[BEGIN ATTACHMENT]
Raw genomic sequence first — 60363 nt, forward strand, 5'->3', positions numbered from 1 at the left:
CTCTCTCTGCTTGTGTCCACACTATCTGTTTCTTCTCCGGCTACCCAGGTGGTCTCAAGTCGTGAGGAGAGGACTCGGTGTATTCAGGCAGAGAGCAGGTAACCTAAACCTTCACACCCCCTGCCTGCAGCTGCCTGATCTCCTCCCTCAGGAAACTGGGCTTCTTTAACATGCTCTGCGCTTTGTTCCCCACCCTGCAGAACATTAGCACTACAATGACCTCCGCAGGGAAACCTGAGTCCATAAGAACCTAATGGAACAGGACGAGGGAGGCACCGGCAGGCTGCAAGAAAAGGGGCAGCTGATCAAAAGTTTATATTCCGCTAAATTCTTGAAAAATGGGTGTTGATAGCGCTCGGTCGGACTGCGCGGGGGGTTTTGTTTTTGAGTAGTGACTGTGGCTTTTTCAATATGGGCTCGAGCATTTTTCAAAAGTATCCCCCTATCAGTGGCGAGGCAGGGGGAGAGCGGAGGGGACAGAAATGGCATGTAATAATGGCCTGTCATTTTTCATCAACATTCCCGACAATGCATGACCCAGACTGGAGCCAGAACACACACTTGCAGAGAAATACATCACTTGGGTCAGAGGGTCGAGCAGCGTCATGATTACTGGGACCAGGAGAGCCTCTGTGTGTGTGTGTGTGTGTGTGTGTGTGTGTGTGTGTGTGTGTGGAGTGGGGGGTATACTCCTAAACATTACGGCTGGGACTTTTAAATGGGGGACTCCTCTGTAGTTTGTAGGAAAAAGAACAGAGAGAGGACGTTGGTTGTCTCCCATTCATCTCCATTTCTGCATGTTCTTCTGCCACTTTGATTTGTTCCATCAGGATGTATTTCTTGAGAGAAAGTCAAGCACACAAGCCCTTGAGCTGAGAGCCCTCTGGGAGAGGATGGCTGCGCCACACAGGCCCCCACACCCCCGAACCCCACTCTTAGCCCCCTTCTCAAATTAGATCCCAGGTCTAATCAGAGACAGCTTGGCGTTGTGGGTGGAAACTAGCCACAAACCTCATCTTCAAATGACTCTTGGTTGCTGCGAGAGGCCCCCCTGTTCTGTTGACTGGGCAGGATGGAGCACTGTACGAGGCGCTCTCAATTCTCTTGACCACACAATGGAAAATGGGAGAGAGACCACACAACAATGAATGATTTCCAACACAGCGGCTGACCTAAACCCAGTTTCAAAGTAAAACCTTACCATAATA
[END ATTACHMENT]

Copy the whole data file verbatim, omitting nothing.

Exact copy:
Raw genomic sequence first — 60363 nt, forward strand, 5'->3', positions numbered from 1 at the left:
CTCTCTCTGCTTGTGTCCACACTATCTGTTTCTTCTCCGGCTACCCAGGTGGTCTCAAGTCGTGAGGAGAGGACTCGGTGTATTCAGGCAGAGAGCAGGTAACCTAAACCTTCACACCCCCTGCCTGCAGCTGCCTGATCTCCTCCCTCAGGAAACTGGGCTTCTTTAACATGCTCTGCGCTTTGTTCCCCACCCTGCAGAACATTAGCACTACAATGACCTCCGCAGGGAAACCTGAGTCCATAAGAACCTAATGGAACAGGACGAGGGAGGCACCGGCAGGCTGCAAGAAAAGGGGCAGCTGATCAAAAGTTTATATTCCGCTAAATTCTTGAAAAATGGGTGTTGATAGCGCTCGGTCGGACTGCGCGGGGGGTTTTGTTTTTGAGTAGTGACTGTGGCTTTTTCAATATGGGCTCGAGCATTTTTCAAAAGTATCCCCCTATCAGTGGCGAGGCAGGGGGAGAGCGGAGGGGACAGAAATGGCATGTAATAATGGCCTGTCATTTTTCATCAACATTCCCGACAATGCATGACCCAGACTGGAGCCAGAACACACACTTGCAGAGAAATACATCACTTGGGTCAGAGGGTCGAGCAGCGTCATGATTACTGGGACCAGGAGAGCCTCTGTGTGTGTGTGTGTGTGTGTGTGTGTGTGTGTGTGTGTGTGTGGAGTGGGGGGTATACTCCTAAACATTACGGCTGGGACTTTTAAATGGGGGACTCCTCTGTAGTTTGTAGGAAAAAGAACAGAGAGAGGACGTTGGTTGTCTCCCATTCATCTCCATTTCTGCATGTTCTTCTGCCACTTTGATTTGTTCCATCAGGATGTATTTCTTGAGAGAAAGTCAAGCACACAAGCCCTTGAGCTGAGAGCCCTCTGGGAGAGGATGGCTGCGCCACACAGGCCCCCACACCCCCGAACCCCACTCTTAGCCCCCTTCTCAAATTAGATCCCAGGTCTAATCAGAGACAGCTTGGCGTTGTGGGTGGAAACTAGCCACAAACCTCATCTTCAAATGACTCTTGGTTGCTGCGAGAGGCCCCCCTGTTCTGTTGACTGGGCAGGATGGAGCACTGTACGAGGCGCTCTCAATTCTCTTGACCACACAATGGAAAATGGGAGAGAGACCACACAACAATGAATGATTTCCAACACAGCGGCTGACCTAAACCCAGTTTCAAAGTAAAACCTTACCATAATA